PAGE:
6: Audition (1999)

This one actually happened. I saw Audition at a young age with my Dad, and the next day we decided to play a prank on my mum. We told her it was a romantic comedy about a man who tries to audition the perfect girlfriend. We completely left out the brutal amputation and torture in the third act, and let her discover that herself…

5: A Serbian Film (2009)

One of the most gratuitously graphic films I have ever seen, A Serbian Film has it all. Kids watching porn, graphic oral sex, rape, paedophilia, facial cumshots, implied rape of an infant, and the gouging of eyes with an erect penis, among many other atrocities. Just perfect for a night in with the family, right?

4: Cannibal Holocaust (1980)

Two years ago, I broke up with a girlfriend who was a vegetarian when she told me she was in another relationship. I was very angry and immature at the time. I contemplated sending her a downloaded DVD of this disgusting animal snuff film in the mail at one point, though thankfully I refrained from doing so. It’s notorious, repulsive, excessive and bloody. Not for the faint of heart, or anyone with an emotional attachment to turtles.

3: Irreversible (2002)

Gaspar Noe’s 2002 masterpiece may be controversial and filled to the brim with excessive, gratuitous violence but it is nevertheless a serious work of art, as demonstrated in the horrifyingly beautiful final scene. However, that is no reason to watch this with anyone you value in any way.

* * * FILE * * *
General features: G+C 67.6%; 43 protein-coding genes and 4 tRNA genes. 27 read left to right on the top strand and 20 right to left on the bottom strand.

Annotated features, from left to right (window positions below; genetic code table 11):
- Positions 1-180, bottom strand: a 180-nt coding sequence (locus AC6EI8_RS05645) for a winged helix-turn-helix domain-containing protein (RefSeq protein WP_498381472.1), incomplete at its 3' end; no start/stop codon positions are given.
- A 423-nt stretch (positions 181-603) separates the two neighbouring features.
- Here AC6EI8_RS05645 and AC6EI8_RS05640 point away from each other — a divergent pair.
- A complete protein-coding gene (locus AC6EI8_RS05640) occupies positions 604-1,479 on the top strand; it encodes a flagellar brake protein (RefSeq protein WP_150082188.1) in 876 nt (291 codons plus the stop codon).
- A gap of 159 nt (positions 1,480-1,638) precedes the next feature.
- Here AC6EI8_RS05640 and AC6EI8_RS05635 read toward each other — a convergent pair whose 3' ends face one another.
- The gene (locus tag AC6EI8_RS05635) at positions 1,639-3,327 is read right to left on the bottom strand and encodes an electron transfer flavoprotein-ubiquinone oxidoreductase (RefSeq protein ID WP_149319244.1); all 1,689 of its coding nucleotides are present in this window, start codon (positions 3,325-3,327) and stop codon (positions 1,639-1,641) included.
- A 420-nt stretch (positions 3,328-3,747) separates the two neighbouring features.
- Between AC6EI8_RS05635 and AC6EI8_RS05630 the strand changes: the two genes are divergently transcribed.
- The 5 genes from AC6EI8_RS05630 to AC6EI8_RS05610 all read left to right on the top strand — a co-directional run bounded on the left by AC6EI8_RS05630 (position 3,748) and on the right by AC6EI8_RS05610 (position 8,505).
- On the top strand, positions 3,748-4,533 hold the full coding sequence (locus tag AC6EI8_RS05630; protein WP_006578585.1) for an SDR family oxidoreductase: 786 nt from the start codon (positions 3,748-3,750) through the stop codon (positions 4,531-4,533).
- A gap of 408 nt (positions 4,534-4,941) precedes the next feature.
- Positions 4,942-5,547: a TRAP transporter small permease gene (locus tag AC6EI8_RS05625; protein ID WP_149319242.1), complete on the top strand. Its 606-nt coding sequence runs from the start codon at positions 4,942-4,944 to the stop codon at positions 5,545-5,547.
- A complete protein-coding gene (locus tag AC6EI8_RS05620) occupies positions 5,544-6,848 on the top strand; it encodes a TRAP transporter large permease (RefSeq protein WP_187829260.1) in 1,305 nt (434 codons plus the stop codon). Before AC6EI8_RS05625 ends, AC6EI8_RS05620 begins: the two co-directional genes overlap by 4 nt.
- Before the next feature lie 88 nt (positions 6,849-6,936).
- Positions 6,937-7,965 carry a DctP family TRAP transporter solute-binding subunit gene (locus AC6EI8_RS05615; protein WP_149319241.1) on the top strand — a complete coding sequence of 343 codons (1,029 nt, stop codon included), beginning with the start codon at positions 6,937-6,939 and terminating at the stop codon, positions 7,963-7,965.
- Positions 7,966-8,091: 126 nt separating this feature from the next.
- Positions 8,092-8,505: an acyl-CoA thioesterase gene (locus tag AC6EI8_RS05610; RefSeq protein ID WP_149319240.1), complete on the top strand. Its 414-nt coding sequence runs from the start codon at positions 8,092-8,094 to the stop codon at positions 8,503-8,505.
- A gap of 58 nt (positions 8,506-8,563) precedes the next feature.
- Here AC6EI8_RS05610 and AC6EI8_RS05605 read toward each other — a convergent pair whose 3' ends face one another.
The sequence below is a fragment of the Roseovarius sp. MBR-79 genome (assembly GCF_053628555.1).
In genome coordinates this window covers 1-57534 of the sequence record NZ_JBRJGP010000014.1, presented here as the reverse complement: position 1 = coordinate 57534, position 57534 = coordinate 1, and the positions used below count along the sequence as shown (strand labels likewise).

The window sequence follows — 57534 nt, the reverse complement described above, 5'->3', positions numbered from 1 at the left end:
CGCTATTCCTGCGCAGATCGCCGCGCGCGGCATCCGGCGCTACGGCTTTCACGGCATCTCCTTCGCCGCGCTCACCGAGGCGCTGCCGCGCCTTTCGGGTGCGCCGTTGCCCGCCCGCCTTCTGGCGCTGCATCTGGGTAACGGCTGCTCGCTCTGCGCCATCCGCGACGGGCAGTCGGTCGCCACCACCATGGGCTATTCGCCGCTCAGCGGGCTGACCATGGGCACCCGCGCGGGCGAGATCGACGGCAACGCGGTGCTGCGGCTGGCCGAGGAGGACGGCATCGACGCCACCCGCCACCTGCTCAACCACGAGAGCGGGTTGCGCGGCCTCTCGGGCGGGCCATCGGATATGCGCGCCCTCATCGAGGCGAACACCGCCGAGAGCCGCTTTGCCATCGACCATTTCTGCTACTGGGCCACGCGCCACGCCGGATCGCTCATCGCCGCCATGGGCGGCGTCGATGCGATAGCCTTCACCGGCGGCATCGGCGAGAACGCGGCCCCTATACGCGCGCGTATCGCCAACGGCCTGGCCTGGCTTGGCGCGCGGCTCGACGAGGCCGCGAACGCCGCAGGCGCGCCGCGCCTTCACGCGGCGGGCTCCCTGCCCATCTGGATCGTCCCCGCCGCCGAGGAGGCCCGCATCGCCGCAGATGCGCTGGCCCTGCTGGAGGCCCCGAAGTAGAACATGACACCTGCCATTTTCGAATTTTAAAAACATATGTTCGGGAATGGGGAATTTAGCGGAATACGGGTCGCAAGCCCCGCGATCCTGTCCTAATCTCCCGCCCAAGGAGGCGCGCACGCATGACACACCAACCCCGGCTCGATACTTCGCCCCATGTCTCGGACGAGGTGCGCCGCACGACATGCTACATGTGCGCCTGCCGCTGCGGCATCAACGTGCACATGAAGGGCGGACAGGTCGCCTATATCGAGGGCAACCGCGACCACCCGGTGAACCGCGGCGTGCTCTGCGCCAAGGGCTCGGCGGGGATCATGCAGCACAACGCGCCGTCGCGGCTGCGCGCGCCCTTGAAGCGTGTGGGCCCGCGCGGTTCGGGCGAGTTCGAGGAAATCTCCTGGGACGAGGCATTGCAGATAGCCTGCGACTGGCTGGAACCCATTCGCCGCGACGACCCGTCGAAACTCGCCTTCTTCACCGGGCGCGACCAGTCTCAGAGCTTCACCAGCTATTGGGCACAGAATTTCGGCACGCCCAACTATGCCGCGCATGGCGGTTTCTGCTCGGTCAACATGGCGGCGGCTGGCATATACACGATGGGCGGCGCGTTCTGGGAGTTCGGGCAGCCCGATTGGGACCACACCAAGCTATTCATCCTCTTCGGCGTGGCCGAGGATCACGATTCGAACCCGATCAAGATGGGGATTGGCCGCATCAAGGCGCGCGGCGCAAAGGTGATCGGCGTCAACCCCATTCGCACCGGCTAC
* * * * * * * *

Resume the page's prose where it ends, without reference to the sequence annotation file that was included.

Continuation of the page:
2: Salo, or: The 120 Days of Sodom (1975)

Pier Paolo Pasolini’s almost unendurable, 2-hour festival of disturbing violence, rape, sex, and general mistreatment of human beings may be a hateful metaphor for fascism, but that certainly doesn’t make it any easier to watch whatsoever.

1: Happiness (1998)

Some will debate this film at the position of number one, but I put it here because, a) it is the most honest of the films on the list, which makes it scarier, and b) it is a disturbing film about family, perfect for a list of movies that are uncomfortable to watch with family. Who wants to see their mum peering curiously at their dad while watching Dylan Baker masturbate to pictures of kids? It’s an awkward, paranoid moment no-one wants to encounter, and makes the movie all the more uncomfortable.

So, those’re my picks. Let me know, was there anything I missed out?

Leave a comment below. Thanks for reading.

Five “Bad” Movies That I Think Are Actually Quite Good

As perhaps a “sequel” to my earlier post 5 Really Bad Good Movies, here are five movies that the general public (but certainly not everyone) have declared to be really awful movies, that I think have artistic merit as a film and are well within the range of that ambiguous defining categorization of “good.”

1: Gerry (2002)